Helicopter Parenting: Helping or Hovering?

Dr. S. K. Rathor

Founder and Chairman, Sanfort Group of Schools

Gone are the days when children played outside until sunset, came home with muddy clothes and bruises. Today, we live in an era where playing in the mud is ‘unhygienic’ and getting a scratch on the hand is scary. The definition of play for a 3-year-old has changed to sitting on a couch scrolling through the app store for new gaming apps as parents fear to send them outside.

What has gone wrong down the lane? Is it our parenting style? And to no surprise, the answer to that question is YES. According to recent research, 75% of the Indian parents are knowingly or unknowingly adopting “Helicopter Parenting” as their parenting style.

What is helicopter parenting?

It is a highly overprotective and over-controlling parenting style. A helicopter parent, just like a helicopter, hovers closely over their child and is rarely out of reach.

As a parent, it is natural to have those mama bear instincts as soon as we sense our child is in danger,

Protecting the child from any possible danger and taking complete control over their life hamper the child’s overall development. Parents should not constantly shadow their child and should not dictate to them what to do, what not to do, and how to do.

Causes of helicopter parenting

Helicopter parenting has various facets that impact the physical, psychological and social well-being of adolescents and emerging adults. To ensure their child's well-being and success parents consciously or unconsciously become over-involved in their child's life and tend to take all the decisions on their behalf.

They often do not consider their child an independent individual and treat them as a part of their being, which adversely impacts the development of the adolescent.

Parents see their own reflection in their children and at times, try to fulfil their lost dreams and ambitions through their children, regardless of what their child desires to achieve. They try to ensure their child's academic success to maintain their social standing.

Negative impact of helicopter parenting

  • Lack of Independence
  • Children find it difficult to do a task independently (e.g., eating food, holding a glass) as they are entirely dependent on their parents.

  • Inability to cope with life’s challenges
  • Lack of autonomy in early years has long-term effects on a child’s coping skills. It is commonly seen that kids of helicopter parents find it challenging to cope with life situations like success or failure.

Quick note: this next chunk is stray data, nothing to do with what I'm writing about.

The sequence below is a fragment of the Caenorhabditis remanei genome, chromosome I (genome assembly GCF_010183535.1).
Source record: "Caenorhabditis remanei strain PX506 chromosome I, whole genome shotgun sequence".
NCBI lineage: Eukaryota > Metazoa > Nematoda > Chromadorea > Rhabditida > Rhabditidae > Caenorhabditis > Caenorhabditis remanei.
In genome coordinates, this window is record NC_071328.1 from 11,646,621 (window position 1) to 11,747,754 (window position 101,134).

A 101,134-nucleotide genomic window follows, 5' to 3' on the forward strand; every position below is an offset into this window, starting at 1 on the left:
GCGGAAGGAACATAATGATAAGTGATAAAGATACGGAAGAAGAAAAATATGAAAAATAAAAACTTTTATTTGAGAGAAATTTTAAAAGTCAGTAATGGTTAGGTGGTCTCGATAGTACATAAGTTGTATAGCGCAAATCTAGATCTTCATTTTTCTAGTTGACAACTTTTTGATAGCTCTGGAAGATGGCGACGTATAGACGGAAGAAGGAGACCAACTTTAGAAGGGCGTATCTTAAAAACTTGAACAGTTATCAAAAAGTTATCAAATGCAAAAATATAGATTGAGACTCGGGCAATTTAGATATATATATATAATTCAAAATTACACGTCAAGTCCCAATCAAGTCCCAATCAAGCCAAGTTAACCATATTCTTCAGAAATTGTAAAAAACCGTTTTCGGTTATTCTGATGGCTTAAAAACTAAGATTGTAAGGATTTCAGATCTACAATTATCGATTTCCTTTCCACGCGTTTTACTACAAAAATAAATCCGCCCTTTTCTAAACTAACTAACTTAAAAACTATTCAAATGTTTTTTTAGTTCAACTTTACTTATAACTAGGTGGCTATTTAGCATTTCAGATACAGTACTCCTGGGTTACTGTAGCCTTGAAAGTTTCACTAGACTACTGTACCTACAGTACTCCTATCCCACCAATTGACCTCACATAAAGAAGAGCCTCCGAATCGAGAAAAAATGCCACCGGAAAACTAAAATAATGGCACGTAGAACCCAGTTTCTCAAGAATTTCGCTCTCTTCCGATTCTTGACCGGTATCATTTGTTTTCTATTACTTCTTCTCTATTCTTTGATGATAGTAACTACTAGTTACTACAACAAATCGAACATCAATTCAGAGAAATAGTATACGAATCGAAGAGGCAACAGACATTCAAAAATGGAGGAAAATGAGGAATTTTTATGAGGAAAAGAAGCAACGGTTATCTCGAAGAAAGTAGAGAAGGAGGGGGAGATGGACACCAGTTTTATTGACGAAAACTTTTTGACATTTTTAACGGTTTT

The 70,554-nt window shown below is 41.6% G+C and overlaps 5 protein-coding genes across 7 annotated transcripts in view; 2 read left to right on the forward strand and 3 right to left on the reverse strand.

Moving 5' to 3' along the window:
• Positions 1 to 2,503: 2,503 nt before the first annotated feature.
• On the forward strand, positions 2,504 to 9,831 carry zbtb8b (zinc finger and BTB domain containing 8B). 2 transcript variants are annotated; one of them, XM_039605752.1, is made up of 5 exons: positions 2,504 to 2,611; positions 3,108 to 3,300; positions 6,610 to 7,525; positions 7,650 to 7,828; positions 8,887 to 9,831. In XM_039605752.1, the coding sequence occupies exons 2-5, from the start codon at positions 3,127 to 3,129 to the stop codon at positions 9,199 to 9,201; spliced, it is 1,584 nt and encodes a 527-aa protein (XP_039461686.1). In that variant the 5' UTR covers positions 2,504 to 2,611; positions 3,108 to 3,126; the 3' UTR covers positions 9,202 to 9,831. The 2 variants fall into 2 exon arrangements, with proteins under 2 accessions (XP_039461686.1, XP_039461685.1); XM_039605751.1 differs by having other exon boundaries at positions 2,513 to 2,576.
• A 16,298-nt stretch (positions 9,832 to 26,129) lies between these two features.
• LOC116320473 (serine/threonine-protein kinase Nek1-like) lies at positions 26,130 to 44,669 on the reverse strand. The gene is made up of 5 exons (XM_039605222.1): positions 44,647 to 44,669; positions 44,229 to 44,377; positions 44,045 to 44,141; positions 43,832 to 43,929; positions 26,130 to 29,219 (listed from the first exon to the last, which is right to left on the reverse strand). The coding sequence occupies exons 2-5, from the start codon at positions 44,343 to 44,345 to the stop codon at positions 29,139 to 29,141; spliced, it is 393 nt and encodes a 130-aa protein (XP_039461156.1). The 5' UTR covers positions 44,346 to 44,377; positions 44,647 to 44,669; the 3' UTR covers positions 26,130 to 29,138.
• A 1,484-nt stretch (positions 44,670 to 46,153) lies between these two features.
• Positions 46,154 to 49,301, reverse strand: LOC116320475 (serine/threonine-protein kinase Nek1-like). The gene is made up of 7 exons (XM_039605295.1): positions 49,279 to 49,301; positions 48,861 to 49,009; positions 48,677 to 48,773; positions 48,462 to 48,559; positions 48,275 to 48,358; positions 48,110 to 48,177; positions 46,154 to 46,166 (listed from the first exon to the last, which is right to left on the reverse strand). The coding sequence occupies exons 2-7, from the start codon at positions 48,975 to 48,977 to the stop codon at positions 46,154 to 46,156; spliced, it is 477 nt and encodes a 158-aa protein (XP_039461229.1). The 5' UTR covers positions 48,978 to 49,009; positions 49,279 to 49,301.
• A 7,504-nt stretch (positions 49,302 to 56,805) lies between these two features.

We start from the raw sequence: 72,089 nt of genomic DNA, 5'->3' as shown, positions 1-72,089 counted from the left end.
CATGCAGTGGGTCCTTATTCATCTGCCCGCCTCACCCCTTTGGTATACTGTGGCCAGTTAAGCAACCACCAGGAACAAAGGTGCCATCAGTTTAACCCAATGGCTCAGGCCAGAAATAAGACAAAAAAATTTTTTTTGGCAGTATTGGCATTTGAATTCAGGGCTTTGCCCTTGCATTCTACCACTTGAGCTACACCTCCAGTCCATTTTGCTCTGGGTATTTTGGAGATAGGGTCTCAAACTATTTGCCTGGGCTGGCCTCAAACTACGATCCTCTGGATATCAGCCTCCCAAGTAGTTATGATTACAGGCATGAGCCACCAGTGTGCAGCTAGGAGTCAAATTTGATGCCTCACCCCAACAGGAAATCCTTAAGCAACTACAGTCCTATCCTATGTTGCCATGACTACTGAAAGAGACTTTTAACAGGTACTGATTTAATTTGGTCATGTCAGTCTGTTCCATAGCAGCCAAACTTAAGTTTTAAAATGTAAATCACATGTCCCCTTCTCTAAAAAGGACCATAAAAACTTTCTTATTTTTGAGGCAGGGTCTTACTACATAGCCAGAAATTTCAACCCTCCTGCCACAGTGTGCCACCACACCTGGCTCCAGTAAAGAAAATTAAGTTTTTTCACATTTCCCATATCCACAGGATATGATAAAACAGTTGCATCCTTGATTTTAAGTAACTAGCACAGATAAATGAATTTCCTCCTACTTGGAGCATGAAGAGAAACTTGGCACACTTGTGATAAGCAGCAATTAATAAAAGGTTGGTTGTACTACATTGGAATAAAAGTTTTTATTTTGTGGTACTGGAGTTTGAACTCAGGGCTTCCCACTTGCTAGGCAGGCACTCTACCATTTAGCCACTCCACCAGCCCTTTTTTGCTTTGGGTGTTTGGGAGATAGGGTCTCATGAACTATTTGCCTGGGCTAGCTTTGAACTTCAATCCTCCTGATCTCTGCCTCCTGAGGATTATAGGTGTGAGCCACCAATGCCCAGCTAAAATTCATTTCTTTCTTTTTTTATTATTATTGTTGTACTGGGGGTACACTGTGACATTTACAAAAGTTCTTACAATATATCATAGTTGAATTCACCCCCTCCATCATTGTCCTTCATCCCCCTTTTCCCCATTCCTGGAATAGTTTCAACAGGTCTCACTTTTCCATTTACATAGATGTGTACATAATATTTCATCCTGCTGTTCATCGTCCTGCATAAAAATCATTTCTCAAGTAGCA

• Impact on physical well-being
  • Helicopter parents restrict their child from outdoor play as they feel the environment is not safe or the child may get hurt, which in turn hampers a child’s physical growth.

  • Lack of confidence
  • Children of helicopter parents are not confident about the abilities they possess as they are rarely allowed to explore them. Due to low self-confidence, children might also lack communication skills.

  • Anxiety
  • Children growing up in an overprotective environment, generally, experience uneasiness, nervousness, and uncertainty as they lack confidence.

    How to stop being a helicopter parent?

  • Gift them independence: Sit down with a cup of tea and analyse all the basic activities your child is unable to do independently. Help them become more self-reliant like letting them eat on their own even if it means spilling the food all over the table.
  • Let them take risks: We all grow up falling, getting hurt, and standing back on our feet again, so stop fearing and let the children grow naturally. Allow them to go outside and have a muddy and grassy play with their friends. Don’t panic if they get a little hurt. In fact, tell them to get up and dust themselves off.
  • Let your child struggle: Allow the child to face their own challenges and let them experience both the happiness of success and the disappointment of failure.
  • Give them responsibility: Early years are perfect for teaching children to work independently and develop the skills they will need later in life. Start giving your child small responsibilities like arranging their toys after playing, cleaning their face after eating, etc.
  • All in all, parents should never impose their dreams and ambitions on their children. They should treat the child as an individual and should involve them in every decision-making, whether it is selecting a school or clothes.

Dr. S. K. Rathor

Founder and Chairman, Sanfort Group of Schools